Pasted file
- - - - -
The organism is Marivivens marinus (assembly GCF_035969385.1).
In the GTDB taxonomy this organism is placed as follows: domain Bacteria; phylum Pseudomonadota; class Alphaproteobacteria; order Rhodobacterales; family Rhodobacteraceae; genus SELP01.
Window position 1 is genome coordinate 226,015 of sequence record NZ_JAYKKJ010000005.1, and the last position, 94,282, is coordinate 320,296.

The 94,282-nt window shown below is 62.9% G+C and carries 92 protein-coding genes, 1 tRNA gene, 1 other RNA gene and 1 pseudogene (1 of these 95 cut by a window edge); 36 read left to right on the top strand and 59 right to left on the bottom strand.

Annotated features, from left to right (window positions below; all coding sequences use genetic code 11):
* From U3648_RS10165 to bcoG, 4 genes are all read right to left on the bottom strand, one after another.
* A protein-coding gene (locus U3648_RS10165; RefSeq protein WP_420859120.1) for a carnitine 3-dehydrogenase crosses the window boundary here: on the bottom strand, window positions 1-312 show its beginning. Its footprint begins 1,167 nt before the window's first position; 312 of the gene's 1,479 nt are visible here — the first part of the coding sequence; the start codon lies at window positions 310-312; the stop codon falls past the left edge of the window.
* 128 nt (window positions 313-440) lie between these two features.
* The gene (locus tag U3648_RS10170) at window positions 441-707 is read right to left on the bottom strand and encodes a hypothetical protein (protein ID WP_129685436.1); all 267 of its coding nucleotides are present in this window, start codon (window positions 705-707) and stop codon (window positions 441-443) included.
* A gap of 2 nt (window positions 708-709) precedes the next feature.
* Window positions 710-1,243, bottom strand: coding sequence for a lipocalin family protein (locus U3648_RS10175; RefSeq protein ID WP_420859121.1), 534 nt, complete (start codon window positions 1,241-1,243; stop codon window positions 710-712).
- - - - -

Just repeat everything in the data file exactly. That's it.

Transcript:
The organism is Marivivens marinus (assembly GCF_035969385.1).
In the GTDB taxonomy this organism is placed as follows: domain Bacteria; phylum Pseudomonadota; class Alphaproteobacteria; order Rhodobacterales; family Rhodobacteraceae; genus SELP01.
Window position 1 is genome coordinate 226,015 of sequence record NZ_JAYKKJ010000005.1, and the last position, 94,282, is coordinate 320,296.

The 94,282-nt window shown below is 62.9% G+C and carries 92 protein-coding genes, 1 tRNA gene, 1 other RNA gene and 1 pseudogene (1 of these 95 cut by a window edge); 36 read left to right on the top strand and 59 right to left on the bottom strand.

Annotated features, from left to right (window positions below; all coding sequences use genetic code 11):
* From U3648_RS10165 to bcoG, 4 genes are all read right to left on the bottom strand, one after another.
* A protein-coding gene (locus U3648_RS10165; RefSeq protein WP_420859120.1) for a carnitine 3-dehydrogenase crosses the window boundary here: on the bottom strand, window positions 1-312 show its beginning. Its footprint begins 1,167 nt before the window's first position; 312 of the gene's 1,479 nt are visible here — the first part of the coding sequence; the start codon lies at window positions 310-312; the stop codon falls past the left edge of the window.
* 128 nt (window positions 313-440) lie between these two features.
* The gene (locus tag U3648_RS10170) at window positions 441-707 is read right to left on the bottom strand and encodes a hypothetical protein (protein ID WP_129685436.1); all 267 of its coding nucleotides are present in this window, start codon (window positions 705-707) and stop codon (window positions 441-443) included.
* A gap of 2 nt (window positions 708-709) precedes the next feature.
* Window positions 710-1,243, bottom strand: coding sequence for a lipocalin family protein (locus U3648_RS10175; RefSeq protein ID WP_420859121.1), 534 nt, complete (start codon window positions 1,241-1,243; stop codon window positions 710-712).